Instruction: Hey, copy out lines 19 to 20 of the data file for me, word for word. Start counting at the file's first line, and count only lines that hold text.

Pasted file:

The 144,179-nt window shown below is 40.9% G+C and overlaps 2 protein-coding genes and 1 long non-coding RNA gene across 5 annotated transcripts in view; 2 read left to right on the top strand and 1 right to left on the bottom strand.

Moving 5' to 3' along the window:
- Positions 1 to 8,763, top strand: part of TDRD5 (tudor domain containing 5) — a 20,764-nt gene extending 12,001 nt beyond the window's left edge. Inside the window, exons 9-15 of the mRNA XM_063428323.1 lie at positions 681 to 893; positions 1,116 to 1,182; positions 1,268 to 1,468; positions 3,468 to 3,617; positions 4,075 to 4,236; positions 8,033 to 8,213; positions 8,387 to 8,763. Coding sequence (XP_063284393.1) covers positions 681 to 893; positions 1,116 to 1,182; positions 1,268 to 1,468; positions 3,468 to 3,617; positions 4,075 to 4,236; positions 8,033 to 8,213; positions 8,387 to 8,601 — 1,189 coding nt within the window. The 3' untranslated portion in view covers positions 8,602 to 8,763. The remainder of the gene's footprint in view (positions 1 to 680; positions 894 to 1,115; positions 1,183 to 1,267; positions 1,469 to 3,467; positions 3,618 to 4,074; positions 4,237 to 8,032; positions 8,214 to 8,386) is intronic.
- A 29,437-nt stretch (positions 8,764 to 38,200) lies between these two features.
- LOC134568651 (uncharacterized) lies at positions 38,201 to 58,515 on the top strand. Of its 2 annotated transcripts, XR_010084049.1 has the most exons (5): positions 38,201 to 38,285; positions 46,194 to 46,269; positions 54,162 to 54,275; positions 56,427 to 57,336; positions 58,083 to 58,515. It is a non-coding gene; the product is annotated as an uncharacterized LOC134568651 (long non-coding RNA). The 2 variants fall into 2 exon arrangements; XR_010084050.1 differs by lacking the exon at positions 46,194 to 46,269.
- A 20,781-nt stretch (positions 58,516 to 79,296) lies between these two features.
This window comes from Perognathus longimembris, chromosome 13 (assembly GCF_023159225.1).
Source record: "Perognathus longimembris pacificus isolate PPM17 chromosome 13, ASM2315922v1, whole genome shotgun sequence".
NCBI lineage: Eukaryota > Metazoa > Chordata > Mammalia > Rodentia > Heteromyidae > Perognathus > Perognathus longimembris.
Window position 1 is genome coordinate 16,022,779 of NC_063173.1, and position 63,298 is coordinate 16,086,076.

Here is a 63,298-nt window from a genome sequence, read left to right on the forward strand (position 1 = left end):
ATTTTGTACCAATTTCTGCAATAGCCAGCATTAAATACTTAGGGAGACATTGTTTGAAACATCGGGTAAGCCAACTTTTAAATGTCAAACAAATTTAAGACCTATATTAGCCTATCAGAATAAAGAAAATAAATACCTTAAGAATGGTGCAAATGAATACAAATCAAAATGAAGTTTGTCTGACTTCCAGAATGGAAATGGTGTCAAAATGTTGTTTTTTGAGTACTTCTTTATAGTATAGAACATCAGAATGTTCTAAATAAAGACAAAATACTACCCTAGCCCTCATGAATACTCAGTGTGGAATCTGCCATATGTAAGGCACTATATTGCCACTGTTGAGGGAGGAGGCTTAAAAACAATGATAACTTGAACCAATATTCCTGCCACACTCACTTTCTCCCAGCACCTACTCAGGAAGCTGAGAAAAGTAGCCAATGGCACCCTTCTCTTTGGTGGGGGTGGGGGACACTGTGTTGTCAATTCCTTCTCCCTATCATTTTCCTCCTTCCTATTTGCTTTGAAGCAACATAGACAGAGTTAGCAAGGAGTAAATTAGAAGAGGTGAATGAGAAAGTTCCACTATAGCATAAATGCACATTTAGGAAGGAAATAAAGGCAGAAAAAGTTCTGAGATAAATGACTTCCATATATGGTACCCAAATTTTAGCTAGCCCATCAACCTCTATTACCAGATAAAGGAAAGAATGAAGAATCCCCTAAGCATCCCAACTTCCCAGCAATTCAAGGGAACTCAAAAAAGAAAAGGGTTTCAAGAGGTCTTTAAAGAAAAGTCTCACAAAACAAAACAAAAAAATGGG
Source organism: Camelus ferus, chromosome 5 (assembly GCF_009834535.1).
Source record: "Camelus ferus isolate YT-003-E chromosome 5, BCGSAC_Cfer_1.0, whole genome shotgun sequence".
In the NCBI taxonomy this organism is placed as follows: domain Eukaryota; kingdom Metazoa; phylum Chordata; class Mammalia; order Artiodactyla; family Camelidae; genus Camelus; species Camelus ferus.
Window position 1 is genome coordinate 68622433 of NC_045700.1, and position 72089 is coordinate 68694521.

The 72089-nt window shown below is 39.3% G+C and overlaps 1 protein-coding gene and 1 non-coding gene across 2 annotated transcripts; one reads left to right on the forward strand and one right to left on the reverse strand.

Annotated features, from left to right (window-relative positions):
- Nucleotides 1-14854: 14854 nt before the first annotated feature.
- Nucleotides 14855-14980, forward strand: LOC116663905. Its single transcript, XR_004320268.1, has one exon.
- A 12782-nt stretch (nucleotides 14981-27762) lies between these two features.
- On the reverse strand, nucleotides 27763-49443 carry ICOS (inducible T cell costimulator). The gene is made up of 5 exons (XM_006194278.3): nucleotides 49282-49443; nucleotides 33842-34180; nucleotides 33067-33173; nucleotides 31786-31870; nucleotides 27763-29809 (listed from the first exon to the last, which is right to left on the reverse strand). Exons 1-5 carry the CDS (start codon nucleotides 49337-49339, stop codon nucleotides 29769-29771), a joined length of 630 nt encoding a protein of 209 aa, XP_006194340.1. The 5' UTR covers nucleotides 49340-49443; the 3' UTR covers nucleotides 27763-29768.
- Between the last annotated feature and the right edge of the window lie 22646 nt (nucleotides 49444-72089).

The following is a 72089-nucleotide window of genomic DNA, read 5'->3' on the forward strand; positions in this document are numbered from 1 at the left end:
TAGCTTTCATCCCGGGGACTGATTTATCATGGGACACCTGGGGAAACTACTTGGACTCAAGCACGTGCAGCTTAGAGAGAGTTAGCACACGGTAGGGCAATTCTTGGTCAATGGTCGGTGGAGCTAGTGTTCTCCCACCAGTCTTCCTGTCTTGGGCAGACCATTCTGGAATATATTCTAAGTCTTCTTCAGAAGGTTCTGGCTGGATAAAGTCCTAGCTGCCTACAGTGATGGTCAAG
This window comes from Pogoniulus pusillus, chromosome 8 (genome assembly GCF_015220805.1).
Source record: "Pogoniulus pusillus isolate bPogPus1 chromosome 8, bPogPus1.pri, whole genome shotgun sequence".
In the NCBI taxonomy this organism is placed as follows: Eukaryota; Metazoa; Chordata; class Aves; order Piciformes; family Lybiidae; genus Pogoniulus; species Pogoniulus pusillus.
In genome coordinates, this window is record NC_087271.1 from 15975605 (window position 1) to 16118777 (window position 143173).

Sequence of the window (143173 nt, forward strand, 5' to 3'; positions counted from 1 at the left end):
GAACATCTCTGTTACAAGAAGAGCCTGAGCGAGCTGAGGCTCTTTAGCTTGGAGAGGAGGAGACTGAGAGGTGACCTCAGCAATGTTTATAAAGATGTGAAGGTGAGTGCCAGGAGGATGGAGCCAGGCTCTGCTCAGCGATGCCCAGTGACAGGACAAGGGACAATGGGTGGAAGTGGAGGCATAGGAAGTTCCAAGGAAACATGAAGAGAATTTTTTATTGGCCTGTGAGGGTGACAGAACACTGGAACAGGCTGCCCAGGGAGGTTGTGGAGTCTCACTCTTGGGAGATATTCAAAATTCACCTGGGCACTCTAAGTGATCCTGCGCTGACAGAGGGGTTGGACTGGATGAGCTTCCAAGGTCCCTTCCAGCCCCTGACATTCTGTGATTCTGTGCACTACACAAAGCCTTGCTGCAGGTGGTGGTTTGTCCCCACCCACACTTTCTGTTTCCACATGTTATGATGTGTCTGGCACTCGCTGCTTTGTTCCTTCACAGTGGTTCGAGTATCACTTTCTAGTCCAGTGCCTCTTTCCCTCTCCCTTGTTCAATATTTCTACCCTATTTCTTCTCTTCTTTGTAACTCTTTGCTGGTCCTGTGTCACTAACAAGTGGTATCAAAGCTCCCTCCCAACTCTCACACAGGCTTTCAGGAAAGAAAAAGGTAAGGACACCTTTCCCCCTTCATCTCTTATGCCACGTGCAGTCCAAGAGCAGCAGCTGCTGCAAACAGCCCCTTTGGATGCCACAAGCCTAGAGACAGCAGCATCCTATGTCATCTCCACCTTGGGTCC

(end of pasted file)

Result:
- Nucleotides 1-14854: 14854 nt before the first annotated feature.
- Nucleotides 14855-14980, forward strand: LOC116663905. Its single transcript, XR_004320268.1, has one exon.